The council members and a few of the planning commission members have found a few isolated examples of gas stations that appeal to their personal aesthetic tastes and now wish to force that aesthetic — an aesthetic built voluntarily by the example stations and not by code, upon all of us.
Well, let me be the first to confess that when I get off the interstate to gas up my vehicle at some unknown small town like Woodinville, I want to be able to make out my preferred gas station hopefully even before I get off the freeway, and I want to be able to see a big sign and the pumps, giving me plenty of time to navigate safely through the traffic to my destination.
You simply can not compare a commercial intersection leading directly to and from a major interstate highway to a gas station in downtown Lynnwood or Snoqualmie. That is just plain nonsense.
But once the noise issue is properly addressed, how is an indoor gun range any different than the indoor golf range that 560 does allow.
Both services would bring in visitors who might not otherwise come into Woodinville.
Both services would generate welcome tax revenue and both services would lead to their patrons visiting and patronizing other neighboring businesses, thus generating even more revenue for the city.
Where is the legal justification that allows these arrogant council members to decide which sport facility is allowed and which sport facility must be banished from the commercial district to a distant industrial region?
The bottom line, and I could go on at length at other inanities and delusions contained in Ordinance 560, is that the market will decide how Woodinville evolves.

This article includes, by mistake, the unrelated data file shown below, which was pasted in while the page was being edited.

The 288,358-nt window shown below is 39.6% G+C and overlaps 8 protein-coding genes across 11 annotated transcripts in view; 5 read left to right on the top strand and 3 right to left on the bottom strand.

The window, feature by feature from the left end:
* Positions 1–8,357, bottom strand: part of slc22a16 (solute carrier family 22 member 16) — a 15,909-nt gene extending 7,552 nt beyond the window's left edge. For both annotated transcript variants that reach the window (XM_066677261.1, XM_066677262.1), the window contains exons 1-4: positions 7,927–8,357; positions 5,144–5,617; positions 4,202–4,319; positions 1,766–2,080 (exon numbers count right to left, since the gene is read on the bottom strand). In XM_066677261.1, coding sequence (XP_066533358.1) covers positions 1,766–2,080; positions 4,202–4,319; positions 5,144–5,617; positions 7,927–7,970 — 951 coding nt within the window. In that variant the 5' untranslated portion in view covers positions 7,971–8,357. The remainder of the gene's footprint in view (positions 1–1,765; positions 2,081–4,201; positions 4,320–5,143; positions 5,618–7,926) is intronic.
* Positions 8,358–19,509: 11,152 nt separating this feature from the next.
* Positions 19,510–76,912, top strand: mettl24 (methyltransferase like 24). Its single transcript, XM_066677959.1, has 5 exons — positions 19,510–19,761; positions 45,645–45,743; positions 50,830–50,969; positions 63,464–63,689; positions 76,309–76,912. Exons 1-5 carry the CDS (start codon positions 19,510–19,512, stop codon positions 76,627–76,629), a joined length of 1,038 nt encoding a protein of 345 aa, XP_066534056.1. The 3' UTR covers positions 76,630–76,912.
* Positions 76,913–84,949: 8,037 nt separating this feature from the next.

In another five years we may see the proposed Canterbury development come to fruition. It might indeed cause an evolution in Woodinville from a small town with lots of underutilized, if not undeveloped land, contained within its commercial core to something else.
Perhaps it might be the seed that will cause Woodinville to evolve into Councilmember Rubstello’s imagined city.
And at that point it might indeed be time for the council members to facilitate that change by tweaking the city codes and regulations.
But at the moment nothing is changing or evolving to an extent that necessitates this poorly conceived ordinance that penalizes existing businesses and land owners that the city now, and in the foreseeable future, will continue to rely upon to provide the revenue needed to properly maintain our town.
My husband and I attended the graduation ceremony Wednesday evening with our family.
It was a proud occasion, marred only by the extremely disrespectful rendition of our National Anthem by a teacher.
We were appalled at the display of disdain for the National Anthem and wondered why he wasn’t vetted before hand, or if he was, why you would allow an unsuspecting audience to be assaulted by his obvious statement of disrespect for our country — which makes me ask, who was in charge of this part of the program?
And believe me, we were not the only ones who were offended.
The people sitting around us were also commenting on the disrespect. It really doesn’t matter what anyone’s political beliefs happen to be, this was no place for him to make his statement.
I think he, and whoever chose him, owes everyone in attendance a huge public apology at the very least.
He should at the very least, be reprimanded. He needs to keep his political opinions out of school, or resign.
I would not want him having any influence over my children and will check to see if my other grandson who will be a junior this year, is in his class.
There is no doubt that his rendition of our National Anthem was a statement of his utter disrespect for our great country.
It was disgusting and unacceptable at what was a proud moment for the families of the graduates.